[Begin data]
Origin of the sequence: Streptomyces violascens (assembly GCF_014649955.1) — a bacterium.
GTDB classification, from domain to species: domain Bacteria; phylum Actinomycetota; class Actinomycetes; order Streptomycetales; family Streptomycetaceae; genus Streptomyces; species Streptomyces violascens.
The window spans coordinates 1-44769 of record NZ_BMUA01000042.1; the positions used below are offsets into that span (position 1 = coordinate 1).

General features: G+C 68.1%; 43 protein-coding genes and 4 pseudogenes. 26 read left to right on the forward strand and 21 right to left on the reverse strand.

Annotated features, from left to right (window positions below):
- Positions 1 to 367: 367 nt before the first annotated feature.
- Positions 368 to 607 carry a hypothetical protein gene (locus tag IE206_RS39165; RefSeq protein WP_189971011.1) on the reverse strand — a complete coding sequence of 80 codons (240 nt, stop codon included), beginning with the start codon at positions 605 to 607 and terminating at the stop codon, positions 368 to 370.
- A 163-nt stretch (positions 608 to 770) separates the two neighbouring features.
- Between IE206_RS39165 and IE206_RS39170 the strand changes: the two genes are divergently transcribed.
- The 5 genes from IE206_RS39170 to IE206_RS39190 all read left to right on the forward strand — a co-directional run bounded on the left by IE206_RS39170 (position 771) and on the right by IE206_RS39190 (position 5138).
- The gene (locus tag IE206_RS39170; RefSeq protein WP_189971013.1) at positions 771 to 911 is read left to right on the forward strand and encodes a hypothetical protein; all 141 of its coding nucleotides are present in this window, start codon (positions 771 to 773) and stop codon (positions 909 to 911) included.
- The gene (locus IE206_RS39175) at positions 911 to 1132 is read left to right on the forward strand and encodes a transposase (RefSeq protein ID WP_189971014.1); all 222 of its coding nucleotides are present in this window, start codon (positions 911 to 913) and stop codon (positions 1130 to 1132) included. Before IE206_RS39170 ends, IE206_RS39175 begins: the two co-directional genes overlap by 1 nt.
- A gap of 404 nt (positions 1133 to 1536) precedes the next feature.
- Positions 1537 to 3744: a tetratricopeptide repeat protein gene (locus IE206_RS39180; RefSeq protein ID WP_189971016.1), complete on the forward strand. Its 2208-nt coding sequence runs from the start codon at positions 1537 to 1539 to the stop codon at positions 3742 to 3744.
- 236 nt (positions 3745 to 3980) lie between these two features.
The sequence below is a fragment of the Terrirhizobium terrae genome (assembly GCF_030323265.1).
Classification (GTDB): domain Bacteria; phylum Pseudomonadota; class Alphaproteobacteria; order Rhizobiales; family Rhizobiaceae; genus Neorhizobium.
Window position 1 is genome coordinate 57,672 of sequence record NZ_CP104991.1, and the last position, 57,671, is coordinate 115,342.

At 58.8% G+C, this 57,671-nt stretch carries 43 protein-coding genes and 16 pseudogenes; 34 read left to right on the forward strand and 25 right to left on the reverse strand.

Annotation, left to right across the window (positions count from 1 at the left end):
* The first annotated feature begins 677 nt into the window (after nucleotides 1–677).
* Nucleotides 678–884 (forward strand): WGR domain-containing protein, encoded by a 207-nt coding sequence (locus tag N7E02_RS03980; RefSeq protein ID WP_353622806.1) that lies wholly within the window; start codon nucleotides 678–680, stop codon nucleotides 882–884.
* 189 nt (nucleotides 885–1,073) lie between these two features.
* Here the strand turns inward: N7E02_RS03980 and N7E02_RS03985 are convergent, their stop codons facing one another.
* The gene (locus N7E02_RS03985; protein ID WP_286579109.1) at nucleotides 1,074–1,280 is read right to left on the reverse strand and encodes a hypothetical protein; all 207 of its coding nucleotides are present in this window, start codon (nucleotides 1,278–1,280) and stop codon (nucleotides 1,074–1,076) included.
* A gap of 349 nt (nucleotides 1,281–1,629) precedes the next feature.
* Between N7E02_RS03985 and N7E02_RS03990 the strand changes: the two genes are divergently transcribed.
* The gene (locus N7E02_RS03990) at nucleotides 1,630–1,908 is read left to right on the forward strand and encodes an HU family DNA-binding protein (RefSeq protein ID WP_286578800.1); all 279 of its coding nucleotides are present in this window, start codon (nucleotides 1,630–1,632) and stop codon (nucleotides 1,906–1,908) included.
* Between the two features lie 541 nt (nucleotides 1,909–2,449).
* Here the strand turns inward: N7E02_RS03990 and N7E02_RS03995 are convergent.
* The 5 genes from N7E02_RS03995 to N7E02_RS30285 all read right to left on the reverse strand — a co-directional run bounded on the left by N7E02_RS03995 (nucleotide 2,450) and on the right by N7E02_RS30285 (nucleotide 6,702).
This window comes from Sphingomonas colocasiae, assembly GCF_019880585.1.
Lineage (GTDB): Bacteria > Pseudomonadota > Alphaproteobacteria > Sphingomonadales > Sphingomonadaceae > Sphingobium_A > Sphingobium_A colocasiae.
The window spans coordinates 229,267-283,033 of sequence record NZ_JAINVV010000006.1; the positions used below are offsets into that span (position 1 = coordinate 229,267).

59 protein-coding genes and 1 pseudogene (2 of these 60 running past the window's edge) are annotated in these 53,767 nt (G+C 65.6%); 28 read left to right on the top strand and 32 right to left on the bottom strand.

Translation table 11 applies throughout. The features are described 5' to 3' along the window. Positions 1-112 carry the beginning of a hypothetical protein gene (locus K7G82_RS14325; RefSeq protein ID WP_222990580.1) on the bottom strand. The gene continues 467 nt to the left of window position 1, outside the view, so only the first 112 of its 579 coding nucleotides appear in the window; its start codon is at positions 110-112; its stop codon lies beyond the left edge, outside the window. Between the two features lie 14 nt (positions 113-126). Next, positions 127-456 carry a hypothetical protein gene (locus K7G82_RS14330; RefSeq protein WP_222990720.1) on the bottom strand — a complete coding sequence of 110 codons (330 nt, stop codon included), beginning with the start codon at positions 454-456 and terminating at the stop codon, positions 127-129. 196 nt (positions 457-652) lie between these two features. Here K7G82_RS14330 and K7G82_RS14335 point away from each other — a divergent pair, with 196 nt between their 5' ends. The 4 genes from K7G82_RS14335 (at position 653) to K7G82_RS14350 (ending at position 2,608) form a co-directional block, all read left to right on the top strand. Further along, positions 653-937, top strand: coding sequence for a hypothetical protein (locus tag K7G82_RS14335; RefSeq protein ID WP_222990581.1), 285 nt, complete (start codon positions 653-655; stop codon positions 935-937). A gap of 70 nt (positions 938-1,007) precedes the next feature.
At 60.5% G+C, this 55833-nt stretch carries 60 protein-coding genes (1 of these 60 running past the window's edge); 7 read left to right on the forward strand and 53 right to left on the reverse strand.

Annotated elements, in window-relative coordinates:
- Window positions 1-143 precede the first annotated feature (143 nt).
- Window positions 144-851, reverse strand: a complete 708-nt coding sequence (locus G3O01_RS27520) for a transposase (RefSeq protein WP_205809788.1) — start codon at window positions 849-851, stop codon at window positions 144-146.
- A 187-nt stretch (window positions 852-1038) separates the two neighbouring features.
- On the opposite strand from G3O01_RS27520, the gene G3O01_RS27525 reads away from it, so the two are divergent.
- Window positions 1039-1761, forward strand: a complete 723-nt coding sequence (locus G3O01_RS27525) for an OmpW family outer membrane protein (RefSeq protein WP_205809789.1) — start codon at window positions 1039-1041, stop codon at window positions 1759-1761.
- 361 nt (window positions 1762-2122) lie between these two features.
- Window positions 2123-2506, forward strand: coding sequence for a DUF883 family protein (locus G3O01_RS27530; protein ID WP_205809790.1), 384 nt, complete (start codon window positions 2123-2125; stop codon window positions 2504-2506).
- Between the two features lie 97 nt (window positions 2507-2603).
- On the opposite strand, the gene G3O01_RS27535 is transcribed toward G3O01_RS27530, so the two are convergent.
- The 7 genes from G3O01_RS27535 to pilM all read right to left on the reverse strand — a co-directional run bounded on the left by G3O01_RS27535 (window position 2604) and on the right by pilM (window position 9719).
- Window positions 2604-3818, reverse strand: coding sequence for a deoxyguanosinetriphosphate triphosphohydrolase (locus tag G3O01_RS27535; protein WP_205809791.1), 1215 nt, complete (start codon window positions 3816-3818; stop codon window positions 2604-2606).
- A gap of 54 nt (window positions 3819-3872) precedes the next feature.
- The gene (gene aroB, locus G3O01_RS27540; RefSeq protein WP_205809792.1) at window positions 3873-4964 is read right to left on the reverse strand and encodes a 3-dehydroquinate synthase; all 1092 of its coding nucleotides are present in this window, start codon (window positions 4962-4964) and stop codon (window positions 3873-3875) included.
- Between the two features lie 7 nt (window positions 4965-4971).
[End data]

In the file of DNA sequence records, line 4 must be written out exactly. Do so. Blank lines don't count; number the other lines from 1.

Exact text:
General features: G+C 68.1%; 43 protein-coding genes and 4 pseudogenes. 26 read left to right on the forward strand and 21 right to left on the reverse strand.